A 59-year-old man with a history of idiopathic thrombocytopenic purpura (ITP) presented to the emergency department (ED) with epistaxis (a "nose bleed"). He reported no previous history of epistaxis and stated that the symptoms began spontaneously a few hours prior to presentation. He was treated with "conservative" therapy after his platelet count was found to be normal and discharged home. He returned to the ED 24 hours later with recurrence of epistaxis and was once again discharged home after the bleeding stopped spontaneously. When he presented with epistaxis for the third time in 72 hours, he was noted to be tachycardic and pale. He had developed a new anemia, but his platelet count remained normal and his tachycardia resolved with intravenous fluids.
The ED providers initially placed nasal tampons bilaterally, but his brisk bleeding continued. Otolaryngology was consulted and, after removing the tampons, they identified the posterior nasopharynx as the site of bleeding under direct visualization. After attempted cautery and nasal packing, the bleeding recurred within an hour. The patient ultimately underwent a procedure to have his sphenopalatine artery embolized by interventional radiology. Because the patient's platelet count remained normal through the bleeding episodes, a hematology consultant felt that the patient's ITP had not contributed to the epistaxis. The patient's symptoms resolved, he received 4 units of packed red blood cells, and he was discharged home with no immediate recurrence.
Nearly all of us have experienced a simple nose bleed. They are frequently minor and self-limited, occur more commonly in children and adolescents, and often result from local trauma, including self-induced "digital trauma." However, as this case demonstrates, epistaxis can be severe, requiring transfusion, angiographic or surgical intervention, and inpatient intensive care. Most severe nose bleeds of this nature occur in individuals older than 50 years.(1)
Anatomy & Epidemiology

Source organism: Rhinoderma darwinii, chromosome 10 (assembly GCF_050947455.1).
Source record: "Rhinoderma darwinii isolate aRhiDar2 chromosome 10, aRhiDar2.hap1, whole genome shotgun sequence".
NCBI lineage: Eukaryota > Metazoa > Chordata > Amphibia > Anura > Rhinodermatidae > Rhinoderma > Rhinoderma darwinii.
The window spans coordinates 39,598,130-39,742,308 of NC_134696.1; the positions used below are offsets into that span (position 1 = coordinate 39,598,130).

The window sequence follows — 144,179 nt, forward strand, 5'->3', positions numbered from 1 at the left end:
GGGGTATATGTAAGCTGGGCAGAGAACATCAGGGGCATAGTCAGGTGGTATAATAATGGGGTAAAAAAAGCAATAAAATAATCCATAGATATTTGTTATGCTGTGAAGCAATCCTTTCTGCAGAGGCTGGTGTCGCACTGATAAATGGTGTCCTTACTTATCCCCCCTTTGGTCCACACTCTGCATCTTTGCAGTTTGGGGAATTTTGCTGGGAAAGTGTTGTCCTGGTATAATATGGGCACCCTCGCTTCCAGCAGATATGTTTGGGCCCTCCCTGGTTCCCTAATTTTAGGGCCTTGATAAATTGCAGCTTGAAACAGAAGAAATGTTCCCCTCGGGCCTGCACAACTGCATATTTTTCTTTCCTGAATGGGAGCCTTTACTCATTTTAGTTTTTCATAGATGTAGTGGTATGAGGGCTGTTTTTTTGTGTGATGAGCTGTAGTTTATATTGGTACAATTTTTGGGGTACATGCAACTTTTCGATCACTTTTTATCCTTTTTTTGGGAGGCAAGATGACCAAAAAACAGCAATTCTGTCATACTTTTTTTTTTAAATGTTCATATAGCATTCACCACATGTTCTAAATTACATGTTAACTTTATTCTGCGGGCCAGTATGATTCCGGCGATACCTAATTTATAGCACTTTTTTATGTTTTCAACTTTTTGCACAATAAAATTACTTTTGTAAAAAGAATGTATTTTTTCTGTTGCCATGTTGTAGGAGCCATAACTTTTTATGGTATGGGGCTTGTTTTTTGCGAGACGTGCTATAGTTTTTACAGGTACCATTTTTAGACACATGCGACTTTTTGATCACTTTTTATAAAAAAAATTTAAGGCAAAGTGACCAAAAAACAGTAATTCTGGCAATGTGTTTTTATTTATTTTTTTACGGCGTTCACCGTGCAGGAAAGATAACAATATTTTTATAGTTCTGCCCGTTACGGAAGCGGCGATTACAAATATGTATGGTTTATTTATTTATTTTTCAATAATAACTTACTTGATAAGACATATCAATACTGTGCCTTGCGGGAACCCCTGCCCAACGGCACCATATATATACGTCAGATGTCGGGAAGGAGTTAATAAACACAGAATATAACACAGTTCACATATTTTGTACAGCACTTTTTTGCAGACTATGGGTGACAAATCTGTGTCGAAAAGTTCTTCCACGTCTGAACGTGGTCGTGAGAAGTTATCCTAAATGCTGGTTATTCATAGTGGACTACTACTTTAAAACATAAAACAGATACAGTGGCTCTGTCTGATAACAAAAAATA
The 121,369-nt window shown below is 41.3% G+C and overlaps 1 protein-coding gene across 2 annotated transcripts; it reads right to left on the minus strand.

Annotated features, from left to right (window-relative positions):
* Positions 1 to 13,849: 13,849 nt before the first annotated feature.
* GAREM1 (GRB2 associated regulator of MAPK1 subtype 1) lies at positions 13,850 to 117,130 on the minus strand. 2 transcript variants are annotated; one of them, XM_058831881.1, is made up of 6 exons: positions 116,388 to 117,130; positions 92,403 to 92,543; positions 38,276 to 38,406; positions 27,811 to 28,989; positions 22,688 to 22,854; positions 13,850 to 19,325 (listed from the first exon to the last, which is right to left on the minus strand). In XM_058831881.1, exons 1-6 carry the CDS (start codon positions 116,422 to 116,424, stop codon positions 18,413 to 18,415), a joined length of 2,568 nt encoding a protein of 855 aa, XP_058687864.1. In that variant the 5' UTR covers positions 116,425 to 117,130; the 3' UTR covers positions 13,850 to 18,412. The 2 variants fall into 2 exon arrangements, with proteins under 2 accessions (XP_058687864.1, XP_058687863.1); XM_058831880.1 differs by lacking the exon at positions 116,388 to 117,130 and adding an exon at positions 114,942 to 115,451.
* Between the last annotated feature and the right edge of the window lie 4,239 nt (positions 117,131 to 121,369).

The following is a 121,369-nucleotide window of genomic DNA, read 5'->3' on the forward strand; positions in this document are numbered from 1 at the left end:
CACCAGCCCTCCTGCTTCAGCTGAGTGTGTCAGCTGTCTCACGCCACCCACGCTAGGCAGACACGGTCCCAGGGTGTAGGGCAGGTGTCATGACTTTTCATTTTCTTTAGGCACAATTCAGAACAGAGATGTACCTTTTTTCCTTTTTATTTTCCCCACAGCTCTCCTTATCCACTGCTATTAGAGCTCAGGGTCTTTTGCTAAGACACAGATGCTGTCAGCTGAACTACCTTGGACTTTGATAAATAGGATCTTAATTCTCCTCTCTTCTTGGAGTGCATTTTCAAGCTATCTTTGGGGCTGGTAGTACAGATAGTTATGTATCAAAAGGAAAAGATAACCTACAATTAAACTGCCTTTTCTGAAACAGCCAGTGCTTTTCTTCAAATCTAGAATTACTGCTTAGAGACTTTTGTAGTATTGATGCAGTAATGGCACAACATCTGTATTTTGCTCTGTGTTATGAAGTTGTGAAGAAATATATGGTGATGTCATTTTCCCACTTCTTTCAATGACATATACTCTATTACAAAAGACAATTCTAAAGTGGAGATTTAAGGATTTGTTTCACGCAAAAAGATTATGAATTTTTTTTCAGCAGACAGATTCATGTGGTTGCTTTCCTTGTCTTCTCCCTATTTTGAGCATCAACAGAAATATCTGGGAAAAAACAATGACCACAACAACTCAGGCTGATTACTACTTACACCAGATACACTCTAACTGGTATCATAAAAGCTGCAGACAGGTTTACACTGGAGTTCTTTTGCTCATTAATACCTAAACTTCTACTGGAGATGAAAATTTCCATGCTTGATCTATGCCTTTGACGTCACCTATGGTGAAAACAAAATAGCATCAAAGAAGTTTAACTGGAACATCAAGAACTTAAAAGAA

Functionally speaking, the nose processes thousands of liters of air per day, trapping irritants and humidifying the air before it enters the lungs. The anterior nasal cavity is therefore subject to drying and inflammation, making it more prone to occasional bleeding. Epistaxis results from both local and systemic etiologies.(1-3) Common local factors include digital trauma, nasal septal deviation, nasal cannula oxygen, and intranasal corticosteroid use. Underlying clotting disorders, renal failure, and alcoholism are common systemic factors. Neoplasm is a rare cause but should be considered in individuals with recurring bleeds from the same side, particularly when accompanied by nasal obstruction.(4) The nasal cavity is richly vascular and supplied with multiple arteries that provide opportunities for epistaxis in the right setting. Just inside the nostril and along the midline septum is an area where these arterial supplies meet, commonly referred to as Kiesselbach's plexus or triangle. This area is the most common location of epistaxis. The vast majority of nose bleeds originate from this area, but the less frequent and more serious bleeds can arise from deeper within the nose. Epistaxis is therefore often operationally divided into "anterior" and "posterior" epistaxis. In other words, bleeds controlled with simple anterior packing or cautery are classified as anterior and those requiring posterior packing or more invasive procedures are defined as posterior. Anterior epistaxis typically arises from the anterior ethmoidal artery or superior labial artery circulation while posterior epistaxis arises from the sphenopalatine or posterior ethmoid arteries (Figure). Posterior bleeds are more commonly seen in older individuals, and their management is more complex, typically requiring the involvement of an otolaryngologist.